Category Archives: Jasper to Vancouver 2014

Riding Home from the Rockies

We took the overnight train to Jasper, and stayed one night in Jasper. We then cycled home, using side roads as much as possible, arriving tired after a 950 km ride in just over a week.

The Route Home

Jasper-Little Fort (Yellowhead Highway (Highway 5)) The Yellowhead pass at 1,131 m is only 69m  metres above Jasper townsite, and the downhill ride to Little Fort takes three and a half days, so neither the uphill or the downhill aspect of the ride was obvious. The valley is wide and some snow was still present in the ditches. We quickly found that tourist traffic was low because it was not yet the May long weekend, but this meant nearly everything was closed. We had clear skies on the first day and so the mountain views were great. We stayed in Clearwater two nights for a rest day and to visit relatives.

The open road

Just before Little Fort, we stopped for a second breakfast cum early lunch. The place had about 2-300 regularly visiting hummingbirds. It seems this is an optimum spot for hummingbirds. Little Fort – Lone Butte (Highway 24) Little Fort is at  681 m,  “MacDonald Summit”, the pass on highway 24, is at 1311 m, the climb is made in 10 km of average 6% grade with an extra 3 km of less steep grade at the top. We had our late lunch at the top. This is ranching country. We had trouble finding water and the campgrounds were closed, so we camped behind a building on a community playing field that had a water outlet. Next morning, at the only coffee shop for many miles, we were amused by local news exchange among retired ranchers. Lone Butte – 70 Mile House (small paved roads) We had been hoping to stop and spend a day horse riding,  but everywhere was closed. We saw a sign at a ranch offering rides, but nobody was home so we took our lunch in their driveway. At the end of lunch, the owner and two young European lady wranglers arrived and we went off for a few hours ride. Actually much of it was more like bushwacking through logging slash on a horse. Great supper and breakfast at the ranch and we set off refreshed, passing by the Flying U Ranch on our way to 70 Mile House. Beautiful ride on small roads. 70 Mile House – Clinton (Cariboo Highway 97) Not a very pleasant ride although the good hard shoulder made it reasonably safe.

Clinton – Pavilion (steep climb, small roads, much unpaved) We left Clinton in late afternoon using a small paved road that followed the same general direction as the rail line. We planned to stay at the Downing Lake provincial campground. This proved to be under about 6 inches of water, so we camped in the picnic shelter at the picnic area next to the sign saying “no camping”. Next day, we passed through a washout near our campsite then up a steep hill on unpaved road. We got up into snow, although not enough to cause any problems. The summit was probably the highest we did (at an unconfirmed 1,520 m) on the trip.  The ride down was the highlight of the trip, with views of the Coast Range while the road passed through sage brush and juniper with arowleaf balsamroot (Balsamorhiza saggittata) in full bloom. Pavilion – Vancouver (highway 99) (with an 8km detour down Lillooet Lake, and 10km on rough steep mountain bike trail “sea to sky” south of Whistler) Pavilion to Lillooet was a hot ride and we stopped at a stream under cottonwood trees for a rest and to wait out the heat of the day. We had a large supper at our favourite Greek restaurant in Lillooet. The BC Hydro campsite at Lillooet was closed, and we could see a long queue of vehicles at its gate waiting for its season opening the next morning. We slipped discreetly down the embankment, finding the campground quite ready for use, leaving at 6 a.m. and stopping for breakfast at the first pullout. This provided a fantastic view down Seton Lake in the morning light. We finished 95% of the climb to the Duffy Lake Road summit (1279 m) before stopping for second breakfast and coffee by a rushing river. Rivers in full flood during  snow melt season were the hallmark of this trip. The drop from the pass to Pemberton is an exciting 10 km at up to 13% grade. At the bottom, we turned south along Lillooet Lake, but after 4 km of eating dust and being shaken by the gravel surface we came to our senses, turned round and rode into Pemberton where we collapsed into a hotel with a hot tub in. In the morning we climbed our last pass from Pemberton 210m to Whistler  675 m. In Whistler we joined a nice paved bike path “Sea to Sky Bike Route” that snaked through the town, but at the Olympic Village it changed into a steeper, twisting mountain bike route. We found this difficult on our fully loaded bikes! At the first opportunity (10km later) we switched the highway 99, which has a good hard shoulder but lots of traffic because it was the May long weekend holiday. It was getting late for supper as we rolled through Squamish, so we went into Wendy’s and quickly demolished double bacon cheeseburger combos. We camped with the climbers at the foot of the Chief in our first official camp ground of the trip that was actually open.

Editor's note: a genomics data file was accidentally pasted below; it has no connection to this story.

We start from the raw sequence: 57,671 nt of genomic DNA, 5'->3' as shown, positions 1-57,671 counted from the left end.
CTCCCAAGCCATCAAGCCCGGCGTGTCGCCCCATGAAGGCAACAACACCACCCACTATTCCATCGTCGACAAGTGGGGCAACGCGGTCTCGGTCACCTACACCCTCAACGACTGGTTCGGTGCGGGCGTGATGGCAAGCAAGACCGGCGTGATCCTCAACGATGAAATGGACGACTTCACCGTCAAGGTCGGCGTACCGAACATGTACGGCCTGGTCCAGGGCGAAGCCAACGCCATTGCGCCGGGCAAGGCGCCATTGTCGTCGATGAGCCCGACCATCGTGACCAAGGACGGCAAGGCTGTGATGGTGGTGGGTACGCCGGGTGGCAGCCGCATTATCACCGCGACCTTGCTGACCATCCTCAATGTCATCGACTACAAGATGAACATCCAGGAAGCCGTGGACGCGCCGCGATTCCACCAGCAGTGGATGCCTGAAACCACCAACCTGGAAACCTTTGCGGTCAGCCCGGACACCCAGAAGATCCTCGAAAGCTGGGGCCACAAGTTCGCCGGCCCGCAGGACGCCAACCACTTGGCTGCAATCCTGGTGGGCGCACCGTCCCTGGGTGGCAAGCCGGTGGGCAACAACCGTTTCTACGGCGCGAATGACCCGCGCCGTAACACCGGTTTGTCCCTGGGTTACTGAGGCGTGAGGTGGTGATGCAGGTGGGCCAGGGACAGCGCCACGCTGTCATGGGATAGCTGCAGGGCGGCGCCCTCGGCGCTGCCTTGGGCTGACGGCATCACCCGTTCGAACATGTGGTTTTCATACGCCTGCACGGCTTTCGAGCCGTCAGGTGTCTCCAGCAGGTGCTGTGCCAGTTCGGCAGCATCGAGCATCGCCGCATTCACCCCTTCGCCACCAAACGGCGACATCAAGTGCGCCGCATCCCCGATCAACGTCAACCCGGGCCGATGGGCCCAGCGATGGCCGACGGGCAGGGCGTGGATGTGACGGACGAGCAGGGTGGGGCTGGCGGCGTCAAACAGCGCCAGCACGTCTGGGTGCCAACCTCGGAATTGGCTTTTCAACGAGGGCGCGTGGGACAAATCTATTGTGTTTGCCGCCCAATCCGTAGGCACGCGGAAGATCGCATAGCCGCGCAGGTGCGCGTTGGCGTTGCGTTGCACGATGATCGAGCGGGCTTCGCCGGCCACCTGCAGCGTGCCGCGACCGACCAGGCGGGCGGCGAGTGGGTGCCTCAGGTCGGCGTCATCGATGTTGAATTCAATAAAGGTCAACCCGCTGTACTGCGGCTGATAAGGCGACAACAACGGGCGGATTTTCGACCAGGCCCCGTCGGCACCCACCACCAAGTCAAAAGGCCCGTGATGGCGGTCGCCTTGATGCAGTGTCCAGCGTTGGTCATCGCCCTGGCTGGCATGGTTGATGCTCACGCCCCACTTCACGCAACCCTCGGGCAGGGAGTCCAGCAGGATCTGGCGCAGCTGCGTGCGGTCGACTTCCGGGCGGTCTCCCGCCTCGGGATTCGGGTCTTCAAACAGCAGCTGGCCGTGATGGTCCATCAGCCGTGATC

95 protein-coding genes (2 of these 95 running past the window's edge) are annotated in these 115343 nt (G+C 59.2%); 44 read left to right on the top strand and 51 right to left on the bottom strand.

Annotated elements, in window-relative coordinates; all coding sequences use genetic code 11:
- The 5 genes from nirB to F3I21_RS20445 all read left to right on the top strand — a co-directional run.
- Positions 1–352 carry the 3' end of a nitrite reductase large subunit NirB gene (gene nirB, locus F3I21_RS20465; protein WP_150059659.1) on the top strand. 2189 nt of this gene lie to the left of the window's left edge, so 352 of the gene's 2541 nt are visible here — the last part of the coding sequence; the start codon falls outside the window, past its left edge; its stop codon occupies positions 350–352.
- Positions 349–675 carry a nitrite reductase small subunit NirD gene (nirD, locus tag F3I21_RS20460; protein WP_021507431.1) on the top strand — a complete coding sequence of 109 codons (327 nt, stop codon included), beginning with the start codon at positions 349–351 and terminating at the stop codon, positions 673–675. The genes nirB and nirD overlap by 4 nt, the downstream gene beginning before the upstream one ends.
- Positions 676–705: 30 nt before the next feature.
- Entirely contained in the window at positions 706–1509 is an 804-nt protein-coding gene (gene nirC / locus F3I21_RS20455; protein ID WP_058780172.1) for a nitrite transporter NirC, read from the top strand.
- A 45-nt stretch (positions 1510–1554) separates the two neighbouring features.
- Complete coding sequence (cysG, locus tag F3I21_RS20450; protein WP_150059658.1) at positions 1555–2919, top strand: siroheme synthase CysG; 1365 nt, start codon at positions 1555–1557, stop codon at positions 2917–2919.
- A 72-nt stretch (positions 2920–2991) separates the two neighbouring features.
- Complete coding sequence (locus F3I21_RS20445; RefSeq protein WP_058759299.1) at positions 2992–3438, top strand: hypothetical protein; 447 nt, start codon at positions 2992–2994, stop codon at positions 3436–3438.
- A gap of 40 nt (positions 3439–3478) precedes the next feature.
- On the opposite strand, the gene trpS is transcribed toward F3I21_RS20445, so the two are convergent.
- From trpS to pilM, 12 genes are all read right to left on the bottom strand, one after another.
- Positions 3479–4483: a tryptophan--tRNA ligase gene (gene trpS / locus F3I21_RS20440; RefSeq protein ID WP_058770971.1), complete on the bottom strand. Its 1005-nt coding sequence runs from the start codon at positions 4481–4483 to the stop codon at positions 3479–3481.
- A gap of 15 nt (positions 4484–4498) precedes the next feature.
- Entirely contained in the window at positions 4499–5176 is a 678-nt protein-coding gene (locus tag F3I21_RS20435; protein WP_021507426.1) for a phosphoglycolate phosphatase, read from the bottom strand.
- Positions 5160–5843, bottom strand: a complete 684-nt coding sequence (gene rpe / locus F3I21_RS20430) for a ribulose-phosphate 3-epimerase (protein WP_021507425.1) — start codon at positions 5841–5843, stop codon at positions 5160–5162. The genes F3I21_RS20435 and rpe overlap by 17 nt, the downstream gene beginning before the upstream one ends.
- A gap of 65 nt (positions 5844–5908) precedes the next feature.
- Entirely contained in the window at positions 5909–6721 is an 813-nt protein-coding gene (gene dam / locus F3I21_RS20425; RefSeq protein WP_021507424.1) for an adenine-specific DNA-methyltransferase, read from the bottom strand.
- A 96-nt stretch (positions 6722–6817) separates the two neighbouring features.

The Chief

The next day was, for this trip of 100+km days, a relatively short day’s ride home.


Trip photo album here.

Jasper to Vancouver by an Interesting Route

This evening, we’ll catch the train to Jasper, Alberta. Catching a train is much easier than an airplane: the bikes go in a big box so only the pedals need removing and the handlebars turning. Tomorrow afternoon we’ll arrive in Jasper, and on Thursday morning we leave Jasper to travel west and south. Last week, Canmore (300km SE of Jasper) had a big snow fall, but we understand the road is clear… but clearly leaving much earlier would have been risky. We have a plan A route, but there are so many alternates I will not describe them here. Just to say it is about a 900 km ride, through some of the most scenic countryside in the world.